IDK Is Going to Keep Saying What He Feels Like Saying

British-born and Maryland-raised rapper, IDK (aka Jason Aaron Mills), wants the world to understand that music is so much more than an amalgamation of rhythms, melodies and lyrics. For the Los Angeles-based emcee, who released his major label debut LP, Is He Real, a year ago, music is medicinal. It’s a balm, a salve, a prescription, even, that soothes the mind, body soul and heals in the same way therapy, a massage or Aspirin might.

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“The thing I love about music is not really publicized,” IDK says. “A lot of people don’t really talk about it or don’t know. Music is almost just as important as a doctor. It can be looked at in the same way as going to see somebody like a therapist. A lot of people without music or the funds to have a therapist probably would be in a way worse place.”

For IDK, mental illness is an important topic of conversation. He’s a rigorous and deep thinker. Doing so allows for many avenues of introspection or curiosity that could lead any thoughtful person to bouts of anger or feelings of uncertainty. Couple that with the reality of racism, the poverty line and any number of social woes in the U.S., and it’s no wonder that mental health seems as precarious as ever. But that’s why IDK raps. He’s as motivated as any in the hip-hop game, working, he says, not just for himself but for the many now listening.

“My energy and drive comes from the fact that, at this point, I have so much influence,” IDK says. “In a way, I’m not living for myself anymore. I’m enjoying things in life but, really, I realize I have to say some stuff that can teach people things – especially younger people.”

Themes on IDK’s 2019 release include relationships, sex, business and religion. He questions (to put it mildly) the existence of God. There are skits where a preacher baptizes a man (is that preacher DMX?). There are references to past rap heroes like Kendrick Lamar, 50 Cent and others. There is also significant sheep and goat imagery, likely implying the motif of the Christian dichotomy between devils and angels, lust and love.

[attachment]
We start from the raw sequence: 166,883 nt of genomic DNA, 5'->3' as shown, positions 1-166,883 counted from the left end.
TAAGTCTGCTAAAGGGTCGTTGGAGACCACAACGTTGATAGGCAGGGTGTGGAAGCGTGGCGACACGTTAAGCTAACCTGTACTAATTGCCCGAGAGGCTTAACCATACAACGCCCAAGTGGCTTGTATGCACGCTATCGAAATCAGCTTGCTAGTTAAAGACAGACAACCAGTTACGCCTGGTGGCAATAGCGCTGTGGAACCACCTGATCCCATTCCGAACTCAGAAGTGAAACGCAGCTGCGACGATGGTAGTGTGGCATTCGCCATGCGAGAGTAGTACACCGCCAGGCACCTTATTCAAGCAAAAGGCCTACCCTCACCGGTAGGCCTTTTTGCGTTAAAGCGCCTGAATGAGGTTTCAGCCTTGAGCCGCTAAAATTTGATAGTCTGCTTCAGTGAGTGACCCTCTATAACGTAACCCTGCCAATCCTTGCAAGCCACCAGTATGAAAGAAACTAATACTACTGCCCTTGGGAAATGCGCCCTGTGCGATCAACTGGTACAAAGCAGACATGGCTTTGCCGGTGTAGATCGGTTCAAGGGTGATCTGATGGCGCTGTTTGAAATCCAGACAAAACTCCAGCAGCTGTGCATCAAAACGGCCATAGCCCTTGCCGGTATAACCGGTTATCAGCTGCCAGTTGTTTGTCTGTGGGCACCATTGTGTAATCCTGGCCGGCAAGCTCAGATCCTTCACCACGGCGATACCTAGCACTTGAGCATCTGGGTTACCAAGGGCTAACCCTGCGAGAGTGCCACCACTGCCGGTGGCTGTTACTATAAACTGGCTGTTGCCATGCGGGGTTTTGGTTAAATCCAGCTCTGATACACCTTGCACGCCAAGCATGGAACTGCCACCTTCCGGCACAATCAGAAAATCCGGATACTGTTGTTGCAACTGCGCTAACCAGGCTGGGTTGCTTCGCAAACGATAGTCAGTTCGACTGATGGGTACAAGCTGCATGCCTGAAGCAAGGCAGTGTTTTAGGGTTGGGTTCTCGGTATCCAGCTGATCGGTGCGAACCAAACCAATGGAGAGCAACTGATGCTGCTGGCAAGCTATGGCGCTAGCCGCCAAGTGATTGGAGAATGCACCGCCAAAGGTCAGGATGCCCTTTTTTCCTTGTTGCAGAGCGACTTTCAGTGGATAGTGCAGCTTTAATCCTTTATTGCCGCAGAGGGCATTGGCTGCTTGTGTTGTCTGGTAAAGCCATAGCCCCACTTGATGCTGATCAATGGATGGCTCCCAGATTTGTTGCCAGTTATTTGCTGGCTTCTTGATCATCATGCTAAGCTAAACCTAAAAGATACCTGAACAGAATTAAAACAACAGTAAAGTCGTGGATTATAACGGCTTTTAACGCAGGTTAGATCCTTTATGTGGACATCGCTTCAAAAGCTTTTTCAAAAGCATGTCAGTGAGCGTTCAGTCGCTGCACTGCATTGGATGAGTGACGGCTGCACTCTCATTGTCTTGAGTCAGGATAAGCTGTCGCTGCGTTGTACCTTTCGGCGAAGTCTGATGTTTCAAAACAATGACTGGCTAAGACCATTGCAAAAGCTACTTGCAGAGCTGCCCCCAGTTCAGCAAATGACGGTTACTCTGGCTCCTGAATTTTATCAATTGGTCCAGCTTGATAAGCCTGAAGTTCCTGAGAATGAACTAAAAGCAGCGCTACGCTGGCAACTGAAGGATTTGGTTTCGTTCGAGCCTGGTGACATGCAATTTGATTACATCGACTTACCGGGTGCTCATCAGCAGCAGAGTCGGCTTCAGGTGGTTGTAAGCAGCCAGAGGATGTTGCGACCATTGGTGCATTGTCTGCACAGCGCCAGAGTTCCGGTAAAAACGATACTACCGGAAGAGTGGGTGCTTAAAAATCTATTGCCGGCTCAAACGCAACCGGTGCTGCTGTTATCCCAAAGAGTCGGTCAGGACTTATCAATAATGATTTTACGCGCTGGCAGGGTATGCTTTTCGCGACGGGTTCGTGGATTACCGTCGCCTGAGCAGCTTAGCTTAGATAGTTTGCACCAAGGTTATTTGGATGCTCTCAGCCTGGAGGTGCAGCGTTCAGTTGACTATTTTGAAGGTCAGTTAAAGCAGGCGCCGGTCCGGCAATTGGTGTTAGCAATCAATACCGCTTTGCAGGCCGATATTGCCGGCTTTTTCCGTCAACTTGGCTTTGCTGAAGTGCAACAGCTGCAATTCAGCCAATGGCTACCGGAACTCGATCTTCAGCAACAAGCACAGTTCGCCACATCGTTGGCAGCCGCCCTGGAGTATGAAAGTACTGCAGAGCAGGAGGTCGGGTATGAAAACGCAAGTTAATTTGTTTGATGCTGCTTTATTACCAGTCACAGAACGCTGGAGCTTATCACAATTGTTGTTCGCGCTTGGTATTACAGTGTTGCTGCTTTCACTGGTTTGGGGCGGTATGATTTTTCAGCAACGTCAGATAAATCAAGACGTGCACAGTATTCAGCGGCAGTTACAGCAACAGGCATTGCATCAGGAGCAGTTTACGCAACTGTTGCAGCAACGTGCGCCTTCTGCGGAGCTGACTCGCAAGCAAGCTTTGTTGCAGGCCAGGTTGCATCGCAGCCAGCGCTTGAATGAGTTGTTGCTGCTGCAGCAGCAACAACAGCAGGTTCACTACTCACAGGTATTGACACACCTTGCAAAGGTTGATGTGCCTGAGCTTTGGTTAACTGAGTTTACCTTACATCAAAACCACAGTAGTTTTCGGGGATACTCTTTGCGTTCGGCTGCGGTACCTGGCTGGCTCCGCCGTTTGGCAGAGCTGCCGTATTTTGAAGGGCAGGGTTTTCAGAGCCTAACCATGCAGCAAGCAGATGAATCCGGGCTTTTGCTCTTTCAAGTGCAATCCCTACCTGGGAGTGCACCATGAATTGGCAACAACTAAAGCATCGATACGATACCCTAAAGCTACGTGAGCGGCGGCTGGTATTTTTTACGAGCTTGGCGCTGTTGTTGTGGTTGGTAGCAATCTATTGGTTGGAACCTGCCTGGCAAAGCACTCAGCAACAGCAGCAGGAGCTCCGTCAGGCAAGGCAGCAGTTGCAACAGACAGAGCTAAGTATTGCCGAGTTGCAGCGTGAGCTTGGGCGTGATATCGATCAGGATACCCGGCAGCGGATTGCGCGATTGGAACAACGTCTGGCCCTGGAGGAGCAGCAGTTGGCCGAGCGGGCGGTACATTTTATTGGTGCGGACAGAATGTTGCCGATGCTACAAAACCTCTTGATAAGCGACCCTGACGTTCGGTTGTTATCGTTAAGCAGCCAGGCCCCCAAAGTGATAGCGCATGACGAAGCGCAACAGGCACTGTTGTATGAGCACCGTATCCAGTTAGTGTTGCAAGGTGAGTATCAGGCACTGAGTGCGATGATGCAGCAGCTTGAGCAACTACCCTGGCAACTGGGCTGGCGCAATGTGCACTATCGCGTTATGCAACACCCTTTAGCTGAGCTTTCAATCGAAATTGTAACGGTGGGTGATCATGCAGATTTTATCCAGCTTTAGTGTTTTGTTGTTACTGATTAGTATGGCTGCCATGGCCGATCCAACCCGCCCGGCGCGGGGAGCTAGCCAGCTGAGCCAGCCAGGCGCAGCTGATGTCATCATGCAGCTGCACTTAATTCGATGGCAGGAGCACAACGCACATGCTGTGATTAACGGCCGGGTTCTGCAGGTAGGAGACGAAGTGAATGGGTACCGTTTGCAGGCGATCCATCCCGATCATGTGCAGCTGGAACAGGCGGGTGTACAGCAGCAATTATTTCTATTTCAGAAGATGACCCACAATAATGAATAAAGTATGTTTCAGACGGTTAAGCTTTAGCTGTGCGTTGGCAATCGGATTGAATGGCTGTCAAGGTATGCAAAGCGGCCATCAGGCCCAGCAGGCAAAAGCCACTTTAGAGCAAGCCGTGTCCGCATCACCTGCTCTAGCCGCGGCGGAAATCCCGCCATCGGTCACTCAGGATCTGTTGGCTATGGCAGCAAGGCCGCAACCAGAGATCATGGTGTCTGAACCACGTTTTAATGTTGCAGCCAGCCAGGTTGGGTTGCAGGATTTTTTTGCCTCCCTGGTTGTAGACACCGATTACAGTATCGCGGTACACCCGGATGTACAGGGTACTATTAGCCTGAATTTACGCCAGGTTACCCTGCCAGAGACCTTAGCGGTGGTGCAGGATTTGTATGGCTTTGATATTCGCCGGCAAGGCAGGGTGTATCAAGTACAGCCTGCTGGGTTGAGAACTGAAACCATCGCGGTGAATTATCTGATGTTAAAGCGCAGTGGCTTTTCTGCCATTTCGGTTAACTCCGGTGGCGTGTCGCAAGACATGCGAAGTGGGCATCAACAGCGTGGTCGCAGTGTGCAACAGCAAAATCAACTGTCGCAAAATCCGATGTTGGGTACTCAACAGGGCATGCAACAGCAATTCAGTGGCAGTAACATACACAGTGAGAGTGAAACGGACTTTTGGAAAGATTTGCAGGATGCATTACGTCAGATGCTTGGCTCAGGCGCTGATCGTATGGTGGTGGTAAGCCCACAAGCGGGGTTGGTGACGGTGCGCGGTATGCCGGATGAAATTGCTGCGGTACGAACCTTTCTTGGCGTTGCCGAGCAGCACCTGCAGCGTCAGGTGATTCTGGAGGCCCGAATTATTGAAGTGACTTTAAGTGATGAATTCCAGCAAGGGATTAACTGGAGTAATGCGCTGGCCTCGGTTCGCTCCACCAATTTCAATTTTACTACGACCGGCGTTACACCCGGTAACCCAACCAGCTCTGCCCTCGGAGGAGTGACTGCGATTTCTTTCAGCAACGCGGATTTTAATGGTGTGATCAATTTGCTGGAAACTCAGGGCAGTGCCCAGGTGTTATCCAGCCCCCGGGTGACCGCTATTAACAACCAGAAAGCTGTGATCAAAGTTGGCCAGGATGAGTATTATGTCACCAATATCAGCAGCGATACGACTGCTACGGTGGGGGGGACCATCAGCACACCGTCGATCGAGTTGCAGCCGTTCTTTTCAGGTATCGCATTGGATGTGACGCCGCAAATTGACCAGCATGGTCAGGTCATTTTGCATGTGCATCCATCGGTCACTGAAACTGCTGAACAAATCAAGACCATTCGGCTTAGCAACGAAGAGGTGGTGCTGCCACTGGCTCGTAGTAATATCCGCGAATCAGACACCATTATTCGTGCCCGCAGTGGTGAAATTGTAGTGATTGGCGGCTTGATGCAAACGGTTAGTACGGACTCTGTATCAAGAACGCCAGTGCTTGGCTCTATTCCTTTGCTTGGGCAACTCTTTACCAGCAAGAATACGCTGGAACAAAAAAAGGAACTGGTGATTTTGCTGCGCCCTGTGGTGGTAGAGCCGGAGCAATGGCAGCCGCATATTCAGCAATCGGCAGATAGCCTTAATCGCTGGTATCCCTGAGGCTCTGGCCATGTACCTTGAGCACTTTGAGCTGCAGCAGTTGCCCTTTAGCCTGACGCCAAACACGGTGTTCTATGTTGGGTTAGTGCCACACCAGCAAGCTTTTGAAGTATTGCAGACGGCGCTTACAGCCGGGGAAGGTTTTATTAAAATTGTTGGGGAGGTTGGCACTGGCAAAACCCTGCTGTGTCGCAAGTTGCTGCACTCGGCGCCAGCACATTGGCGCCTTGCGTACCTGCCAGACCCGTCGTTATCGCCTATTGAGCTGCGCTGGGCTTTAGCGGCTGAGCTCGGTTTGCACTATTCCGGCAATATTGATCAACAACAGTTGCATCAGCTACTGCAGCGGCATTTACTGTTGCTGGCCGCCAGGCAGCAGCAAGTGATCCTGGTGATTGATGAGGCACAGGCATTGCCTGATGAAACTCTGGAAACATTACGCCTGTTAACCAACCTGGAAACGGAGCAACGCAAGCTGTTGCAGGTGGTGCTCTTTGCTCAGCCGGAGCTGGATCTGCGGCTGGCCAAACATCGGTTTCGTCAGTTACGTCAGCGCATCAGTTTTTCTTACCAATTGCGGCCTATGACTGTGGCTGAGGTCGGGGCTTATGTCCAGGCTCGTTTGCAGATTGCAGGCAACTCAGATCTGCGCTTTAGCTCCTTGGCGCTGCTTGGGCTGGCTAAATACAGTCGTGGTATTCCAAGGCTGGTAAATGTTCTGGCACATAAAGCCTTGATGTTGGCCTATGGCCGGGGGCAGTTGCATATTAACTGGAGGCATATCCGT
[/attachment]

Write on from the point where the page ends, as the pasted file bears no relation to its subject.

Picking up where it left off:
“There’s a deep meaning behind it,” IDK says. “But I kind of want to let people dive into that on their own. Some people have figured it out.”

The 28-year-old rapper, whose first musical memory is of dancing to a Michal Jackson song at around four-years-old at a family party, found music in a much more impactful way as an adult. And he’s been rightly clinging to it ever since. He’d thought about a traditional higher education but found it didn’t work for him. His day job later was so-so, but he didn’t feel passion. IDK, who had also spent a number of years in prison (that’s where his love of songs took hold), decided to throw himself into music after serving his debt to society.

“From there,” he says, “it became one of those things where I didn’t have any other choice but to go full throttle. I got into lyrics and everything through jail. I had nothing else to do, I had to find a way to have fun.”

With the release of 2019’s Is He Real on Warner Records, IDK has experienced his first major break. There was a bidding war for his album, he explains, but the label he landed on offered him the best path to success. IDK boasts several videos on YouTube that have amassed millions of views and he has garnered nearly half a million followers on Instagram. In addition, the artist has collaborated with big names like A$AP Ferg, Lil Yachty, Kanye West and Kevin Durant, for the basketball player’s online series. Not too shabby.

“A lot of that stuff helps me think about where I’ve come from,” IDK says. “How things are getting more accessible because of the work that’s being put in. That it’s being recognized.”

For as prolific as IDK can be, he also understands the value of listening. On a recent Twitter post, the rapper said he believes shutting up, or being quiet, is an art form. It’s one many might benefit from learning, too.

“It’s about a conversation,” he says. “Say what you want to say but then wait to hear whatever everybody else has to say. You have to go back and forth.”

On a recent performance on The Late Show With Stephen Colbert, IDK, which stands for “Ignorantly Delivering Knowledge,” offered a poignant, thought-provoking performance. Singing his track, “No Cable,” IDK, in his national television debut, references difficult, scary subject matter, explaining how dangerous it could be for someone like him to even stop for gas in certain parts of the country. While some may balk at going so deep in front of so many, IDK relishes these opportunities. So much so that he doesn’t even question his purpose while diving into them. He knows his mission that well.

“I say what I feel like saying,” IDK says. “I show people what I believe in. It’s really simple. The thing I love about music is its healing factor. I can’t wait for the world to understand that, too.”

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